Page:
The Most Important Cooking Lessons Chef Andre Rush Learned In The Army

Andre Rush knows a few things about being under pressure. With an impressive background including being a combat veteran, professional chef, and cooking show host, he has cooked for four U.S. presidents and worked with Gordon Ramsay. Those accomplishments would not have been possible without his time as a military chef, learning to cook under difficult conditions. He told Tasting Table in an exclusive interview that teamwork, structure, and order are what ease his load, along with staying calm and not rushing.

The military is renowned for its emphasis on team structure, a lesson that significantly impacted chef Rush's journey. He notes, "You'll be surprised how much easier things [are] when you have structure in your life." It's no coincidence that the military's organized approach serves as the foundation for the brigade system commonly found in kitchen staff. This method of working fosters collaboration and shared responsibilities, making it possible to get things done very efficiently in the kitchen.

Organize, organize, organize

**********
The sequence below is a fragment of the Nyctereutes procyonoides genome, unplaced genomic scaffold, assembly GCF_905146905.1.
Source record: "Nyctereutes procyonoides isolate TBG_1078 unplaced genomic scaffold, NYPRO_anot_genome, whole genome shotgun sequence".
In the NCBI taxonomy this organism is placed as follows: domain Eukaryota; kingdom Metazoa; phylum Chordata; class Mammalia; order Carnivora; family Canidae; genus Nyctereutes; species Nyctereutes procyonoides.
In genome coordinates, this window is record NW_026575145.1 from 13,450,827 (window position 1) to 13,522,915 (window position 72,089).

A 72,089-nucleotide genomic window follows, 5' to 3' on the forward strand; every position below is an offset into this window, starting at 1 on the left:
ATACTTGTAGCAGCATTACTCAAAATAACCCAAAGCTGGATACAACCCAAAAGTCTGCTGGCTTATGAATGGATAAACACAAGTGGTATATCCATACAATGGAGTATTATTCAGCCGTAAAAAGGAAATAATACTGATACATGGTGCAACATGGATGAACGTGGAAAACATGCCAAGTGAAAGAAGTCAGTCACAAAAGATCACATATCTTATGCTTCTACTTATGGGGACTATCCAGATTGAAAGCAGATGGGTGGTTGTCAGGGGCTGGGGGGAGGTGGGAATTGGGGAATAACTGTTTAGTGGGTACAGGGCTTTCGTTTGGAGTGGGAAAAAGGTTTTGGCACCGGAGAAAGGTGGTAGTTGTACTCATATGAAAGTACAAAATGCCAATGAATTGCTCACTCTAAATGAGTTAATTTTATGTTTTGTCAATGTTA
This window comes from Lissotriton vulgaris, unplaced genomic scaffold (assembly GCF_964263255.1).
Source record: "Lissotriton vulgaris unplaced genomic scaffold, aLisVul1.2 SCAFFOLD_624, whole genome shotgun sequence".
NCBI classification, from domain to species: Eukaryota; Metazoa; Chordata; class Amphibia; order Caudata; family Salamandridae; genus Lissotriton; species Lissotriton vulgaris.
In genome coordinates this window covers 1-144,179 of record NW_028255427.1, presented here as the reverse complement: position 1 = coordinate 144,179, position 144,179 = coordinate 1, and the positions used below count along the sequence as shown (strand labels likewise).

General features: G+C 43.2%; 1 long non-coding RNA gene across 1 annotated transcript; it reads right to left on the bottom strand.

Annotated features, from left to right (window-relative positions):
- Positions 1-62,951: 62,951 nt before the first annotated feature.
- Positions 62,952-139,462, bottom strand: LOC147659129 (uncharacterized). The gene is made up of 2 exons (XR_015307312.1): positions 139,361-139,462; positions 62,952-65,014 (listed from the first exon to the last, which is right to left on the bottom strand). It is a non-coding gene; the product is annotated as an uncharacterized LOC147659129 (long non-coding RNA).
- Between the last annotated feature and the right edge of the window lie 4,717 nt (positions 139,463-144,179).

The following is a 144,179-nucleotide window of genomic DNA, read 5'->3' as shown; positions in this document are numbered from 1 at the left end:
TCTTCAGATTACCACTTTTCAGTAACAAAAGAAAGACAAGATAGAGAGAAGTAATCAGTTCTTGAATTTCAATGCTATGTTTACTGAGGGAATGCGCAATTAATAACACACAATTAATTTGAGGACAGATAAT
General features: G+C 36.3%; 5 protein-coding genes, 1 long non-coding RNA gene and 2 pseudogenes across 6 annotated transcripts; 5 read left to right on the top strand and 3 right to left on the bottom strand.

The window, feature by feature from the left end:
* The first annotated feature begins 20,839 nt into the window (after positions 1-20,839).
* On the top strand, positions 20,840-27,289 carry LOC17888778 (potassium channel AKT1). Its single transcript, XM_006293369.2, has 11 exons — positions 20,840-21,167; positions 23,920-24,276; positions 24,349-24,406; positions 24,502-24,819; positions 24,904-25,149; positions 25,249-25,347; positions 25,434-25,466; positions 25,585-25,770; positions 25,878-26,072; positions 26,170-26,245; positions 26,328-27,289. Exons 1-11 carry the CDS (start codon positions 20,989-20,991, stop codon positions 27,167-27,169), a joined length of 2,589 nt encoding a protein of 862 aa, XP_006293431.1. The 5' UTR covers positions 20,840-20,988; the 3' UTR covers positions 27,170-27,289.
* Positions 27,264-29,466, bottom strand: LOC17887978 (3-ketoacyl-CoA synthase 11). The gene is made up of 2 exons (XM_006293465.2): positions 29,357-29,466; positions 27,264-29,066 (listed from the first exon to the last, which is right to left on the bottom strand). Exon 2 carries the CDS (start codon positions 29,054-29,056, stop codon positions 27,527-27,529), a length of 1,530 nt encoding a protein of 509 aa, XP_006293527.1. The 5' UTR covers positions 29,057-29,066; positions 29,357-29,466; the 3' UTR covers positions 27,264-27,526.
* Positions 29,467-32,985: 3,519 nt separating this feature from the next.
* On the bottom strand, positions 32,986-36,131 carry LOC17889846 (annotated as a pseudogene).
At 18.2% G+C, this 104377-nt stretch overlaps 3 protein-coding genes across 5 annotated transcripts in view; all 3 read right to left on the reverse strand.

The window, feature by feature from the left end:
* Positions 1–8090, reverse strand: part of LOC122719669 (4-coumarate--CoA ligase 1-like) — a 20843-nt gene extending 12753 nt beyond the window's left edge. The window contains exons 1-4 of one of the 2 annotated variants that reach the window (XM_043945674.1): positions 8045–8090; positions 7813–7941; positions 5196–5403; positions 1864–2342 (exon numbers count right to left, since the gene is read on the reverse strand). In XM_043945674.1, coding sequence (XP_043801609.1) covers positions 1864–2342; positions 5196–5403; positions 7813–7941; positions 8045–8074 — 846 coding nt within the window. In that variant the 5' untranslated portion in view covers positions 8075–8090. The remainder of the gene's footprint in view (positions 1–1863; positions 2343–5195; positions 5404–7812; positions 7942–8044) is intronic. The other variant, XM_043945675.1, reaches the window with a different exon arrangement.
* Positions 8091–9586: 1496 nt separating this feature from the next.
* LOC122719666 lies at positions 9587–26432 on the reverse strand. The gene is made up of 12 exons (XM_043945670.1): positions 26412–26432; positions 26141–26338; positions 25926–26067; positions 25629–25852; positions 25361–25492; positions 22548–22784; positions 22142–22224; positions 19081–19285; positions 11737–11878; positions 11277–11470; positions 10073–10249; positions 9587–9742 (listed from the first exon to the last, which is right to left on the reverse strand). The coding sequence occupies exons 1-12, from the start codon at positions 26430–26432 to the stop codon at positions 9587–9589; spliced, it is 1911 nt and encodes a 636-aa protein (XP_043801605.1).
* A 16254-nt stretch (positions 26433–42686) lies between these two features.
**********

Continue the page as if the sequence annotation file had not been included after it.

All chefs emphasize the importance of mise-en-place, Andre Rush included. Having all the ingredients you need on hand, measured, and prepared allows you to cook a recipe successfully with less stress and more accuracy. Having ingredients in order is just one aspect of kitchen organization. Rush also emphasizes the importance of cleaning up while cooking, avoiding the creation of a mess that would need to be addressed later, an approach that contributes to an efficient culinary process.

However, Rush also says not to panic if things don't go as planned. Having order in the kitchen means you can just try again. "I tell my guys, 'If I'm not stressing, don't you stress,' and I never stress." That might seem easy for a guy who has been in command of hand-to-hand battle training and cooked under challenging field conditions, transforming basic ingredients into exceptional meals. But chef Rush has a passion to pass on what he's learned, so take these hard-won lessons to heart. They may not win you a shelf full of medals like his, but they are guaranteed to make you a better cook.